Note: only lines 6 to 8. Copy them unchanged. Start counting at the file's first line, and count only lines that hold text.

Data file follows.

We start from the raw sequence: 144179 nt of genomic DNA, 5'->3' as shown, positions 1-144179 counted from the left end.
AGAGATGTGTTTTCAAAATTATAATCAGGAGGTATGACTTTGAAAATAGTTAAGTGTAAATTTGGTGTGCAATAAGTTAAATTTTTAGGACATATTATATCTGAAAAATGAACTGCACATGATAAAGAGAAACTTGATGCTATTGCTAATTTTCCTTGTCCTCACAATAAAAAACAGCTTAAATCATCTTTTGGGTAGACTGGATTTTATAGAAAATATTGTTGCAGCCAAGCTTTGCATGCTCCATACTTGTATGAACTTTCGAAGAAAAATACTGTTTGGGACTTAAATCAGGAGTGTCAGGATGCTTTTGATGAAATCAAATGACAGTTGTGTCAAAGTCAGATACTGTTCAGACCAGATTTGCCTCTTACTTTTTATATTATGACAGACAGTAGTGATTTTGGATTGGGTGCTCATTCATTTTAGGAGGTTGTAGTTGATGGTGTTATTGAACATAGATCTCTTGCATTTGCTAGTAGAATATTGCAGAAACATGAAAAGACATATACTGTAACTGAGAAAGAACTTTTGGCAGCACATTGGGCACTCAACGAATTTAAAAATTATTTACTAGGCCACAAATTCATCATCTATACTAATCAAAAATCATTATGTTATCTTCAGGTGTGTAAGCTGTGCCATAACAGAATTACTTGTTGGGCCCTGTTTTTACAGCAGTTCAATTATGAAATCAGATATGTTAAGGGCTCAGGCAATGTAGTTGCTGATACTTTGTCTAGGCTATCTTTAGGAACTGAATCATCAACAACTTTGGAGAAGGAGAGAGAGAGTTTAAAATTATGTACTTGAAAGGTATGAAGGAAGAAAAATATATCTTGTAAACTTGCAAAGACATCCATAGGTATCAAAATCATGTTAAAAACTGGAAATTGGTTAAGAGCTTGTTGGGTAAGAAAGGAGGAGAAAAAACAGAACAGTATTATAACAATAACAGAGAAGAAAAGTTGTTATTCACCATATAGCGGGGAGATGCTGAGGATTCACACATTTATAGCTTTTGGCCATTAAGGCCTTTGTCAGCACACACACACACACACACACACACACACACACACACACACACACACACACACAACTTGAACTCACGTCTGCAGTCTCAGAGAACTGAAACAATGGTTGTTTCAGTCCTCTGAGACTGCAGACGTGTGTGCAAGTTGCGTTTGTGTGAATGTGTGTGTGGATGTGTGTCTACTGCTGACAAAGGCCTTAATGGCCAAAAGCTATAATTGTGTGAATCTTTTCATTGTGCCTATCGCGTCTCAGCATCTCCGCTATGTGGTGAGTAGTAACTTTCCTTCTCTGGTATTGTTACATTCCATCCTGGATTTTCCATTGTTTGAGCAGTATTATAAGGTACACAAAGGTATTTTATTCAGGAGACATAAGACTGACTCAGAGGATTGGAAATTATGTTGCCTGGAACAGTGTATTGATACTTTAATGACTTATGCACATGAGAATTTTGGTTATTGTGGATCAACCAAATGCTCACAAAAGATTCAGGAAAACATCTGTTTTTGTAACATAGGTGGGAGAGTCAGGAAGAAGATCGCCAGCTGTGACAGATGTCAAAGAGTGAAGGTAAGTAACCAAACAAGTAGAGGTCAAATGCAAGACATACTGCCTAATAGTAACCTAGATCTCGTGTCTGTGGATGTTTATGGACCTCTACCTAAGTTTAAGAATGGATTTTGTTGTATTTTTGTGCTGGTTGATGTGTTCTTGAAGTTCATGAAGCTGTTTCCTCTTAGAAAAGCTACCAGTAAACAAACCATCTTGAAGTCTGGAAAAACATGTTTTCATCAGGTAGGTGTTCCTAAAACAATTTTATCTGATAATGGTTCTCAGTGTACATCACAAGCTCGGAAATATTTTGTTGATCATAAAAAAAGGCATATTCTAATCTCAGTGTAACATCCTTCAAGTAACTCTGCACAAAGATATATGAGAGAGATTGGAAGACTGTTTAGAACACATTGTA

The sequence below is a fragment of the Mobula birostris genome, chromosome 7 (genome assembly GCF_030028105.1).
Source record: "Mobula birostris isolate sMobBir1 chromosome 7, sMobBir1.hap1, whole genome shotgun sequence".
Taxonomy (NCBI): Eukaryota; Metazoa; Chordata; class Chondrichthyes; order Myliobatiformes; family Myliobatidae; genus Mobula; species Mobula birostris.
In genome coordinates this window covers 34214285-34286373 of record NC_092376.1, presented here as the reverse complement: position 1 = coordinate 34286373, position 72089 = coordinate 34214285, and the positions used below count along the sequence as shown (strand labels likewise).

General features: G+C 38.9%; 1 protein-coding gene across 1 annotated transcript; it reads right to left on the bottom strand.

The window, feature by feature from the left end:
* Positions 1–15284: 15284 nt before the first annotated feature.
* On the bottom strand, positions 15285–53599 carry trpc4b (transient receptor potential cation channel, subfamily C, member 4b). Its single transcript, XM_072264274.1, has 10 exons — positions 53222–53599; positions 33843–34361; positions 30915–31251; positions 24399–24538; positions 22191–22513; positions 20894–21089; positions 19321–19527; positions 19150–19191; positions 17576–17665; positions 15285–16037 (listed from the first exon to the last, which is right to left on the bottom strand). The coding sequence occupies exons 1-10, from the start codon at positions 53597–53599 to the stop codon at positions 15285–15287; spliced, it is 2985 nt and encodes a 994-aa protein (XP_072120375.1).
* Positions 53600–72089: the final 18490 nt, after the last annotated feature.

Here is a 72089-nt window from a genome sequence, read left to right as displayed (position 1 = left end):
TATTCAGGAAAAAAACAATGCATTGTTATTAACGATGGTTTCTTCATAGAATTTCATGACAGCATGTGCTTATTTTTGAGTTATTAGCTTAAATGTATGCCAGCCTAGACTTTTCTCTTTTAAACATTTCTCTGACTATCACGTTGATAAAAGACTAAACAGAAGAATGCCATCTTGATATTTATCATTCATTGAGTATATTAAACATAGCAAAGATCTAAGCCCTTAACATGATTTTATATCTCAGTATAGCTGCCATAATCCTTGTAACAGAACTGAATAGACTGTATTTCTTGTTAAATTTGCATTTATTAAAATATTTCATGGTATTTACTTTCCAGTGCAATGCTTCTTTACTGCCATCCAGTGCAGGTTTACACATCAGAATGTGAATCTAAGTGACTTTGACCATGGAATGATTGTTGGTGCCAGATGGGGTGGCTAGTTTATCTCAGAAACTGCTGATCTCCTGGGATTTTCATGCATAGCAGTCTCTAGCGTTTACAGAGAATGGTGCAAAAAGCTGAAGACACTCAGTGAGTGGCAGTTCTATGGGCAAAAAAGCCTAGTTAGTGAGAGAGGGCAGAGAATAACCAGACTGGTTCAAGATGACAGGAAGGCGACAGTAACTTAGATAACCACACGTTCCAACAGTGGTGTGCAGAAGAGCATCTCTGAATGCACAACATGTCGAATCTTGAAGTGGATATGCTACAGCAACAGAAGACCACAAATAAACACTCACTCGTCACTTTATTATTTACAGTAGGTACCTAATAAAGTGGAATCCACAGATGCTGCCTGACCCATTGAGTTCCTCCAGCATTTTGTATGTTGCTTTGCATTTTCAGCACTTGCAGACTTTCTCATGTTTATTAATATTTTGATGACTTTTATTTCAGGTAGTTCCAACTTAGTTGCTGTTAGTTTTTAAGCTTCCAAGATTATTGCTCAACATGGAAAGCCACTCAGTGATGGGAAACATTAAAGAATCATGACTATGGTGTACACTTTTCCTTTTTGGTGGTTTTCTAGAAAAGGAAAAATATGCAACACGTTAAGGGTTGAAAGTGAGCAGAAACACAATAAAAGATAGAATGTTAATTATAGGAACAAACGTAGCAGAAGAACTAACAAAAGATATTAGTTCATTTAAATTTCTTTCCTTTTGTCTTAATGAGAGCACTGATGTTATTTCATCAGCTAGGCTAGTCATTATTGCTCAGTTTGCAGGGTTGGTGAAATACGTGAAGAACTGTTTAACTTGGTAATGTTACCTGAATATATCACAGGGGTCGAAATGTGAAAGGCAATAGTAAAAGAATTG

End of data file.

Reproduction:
In genome coordinates this window covers 34214285-34286373 of record NC_092376.1, presented here as the reverse complement: position 1 = coordinate 34286373, position 72089 = coordinate 34214285, and the positions used below count along the sequence as shown (strand labels likewise).

General features: G+C 38.9%; 1 protein-coding gene across 1 annotated transcript; it reads right to left on the bottom strand.

The window, feature by feature from the left end: